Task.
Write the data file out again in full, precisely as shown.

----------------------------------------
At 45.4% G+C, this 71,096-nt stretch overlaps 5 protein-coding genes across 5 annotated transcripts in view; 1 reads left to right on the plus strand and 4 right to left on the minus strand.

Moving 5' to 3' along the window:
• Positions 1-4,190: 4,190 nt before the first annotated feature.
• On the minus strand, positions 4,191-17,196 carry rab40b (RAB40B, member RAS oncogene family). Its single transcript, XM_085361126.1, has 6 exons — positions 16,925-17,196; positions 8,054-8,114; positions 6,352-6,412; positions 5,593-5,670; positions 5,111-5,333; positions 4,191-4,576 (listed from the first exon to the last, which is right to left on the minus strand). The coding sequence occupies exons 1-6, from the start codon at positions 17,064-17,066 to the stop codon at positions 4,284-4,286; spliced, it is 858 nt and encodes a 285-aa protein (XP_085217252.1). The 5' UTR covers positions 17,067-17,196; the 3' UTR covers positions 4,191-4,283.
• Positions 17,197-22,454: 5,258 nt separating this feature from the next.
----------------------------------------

At 45.4% G+C, this 71,096-nt stretch overlaps 5 protein-coding genes across 5 annotated transcripts in view; 1 reads left to right on the plus strand and 4 right to left on the minus strand.

Moving 5' to 3' along the window:
• Positions 1-4,190: 4,190 nt before the first annotated feature.
• On the minus strand, positions 4,191-17,196 carry rab40b (RAB40B, member RAS oncogene family). Its single transcript, XM_085361126.1, has 6 exons — positions 16,925-17,196; positions 8,054-8,114; positions 6,352-6,412; positions 5,593-5,670; positions 5,111-5,333; positions 4,191-4,576 (listed from the first exon to the last, which is right to left on the minus strand). The coding sequence occupies exons 1-6, from the start codon at positions 17,064-17,066 to the stop codon at positions 4,284-4,286; spliced, it is 858 nt and encodes a 285-aa protein (XP_085217252.1). The 5' UTR covers positions 17,067-17,196; the 3' UTR covers positions 4,191-4,283.
• Positions 17,197-22,454: 5,258 nt separating this feature from the next.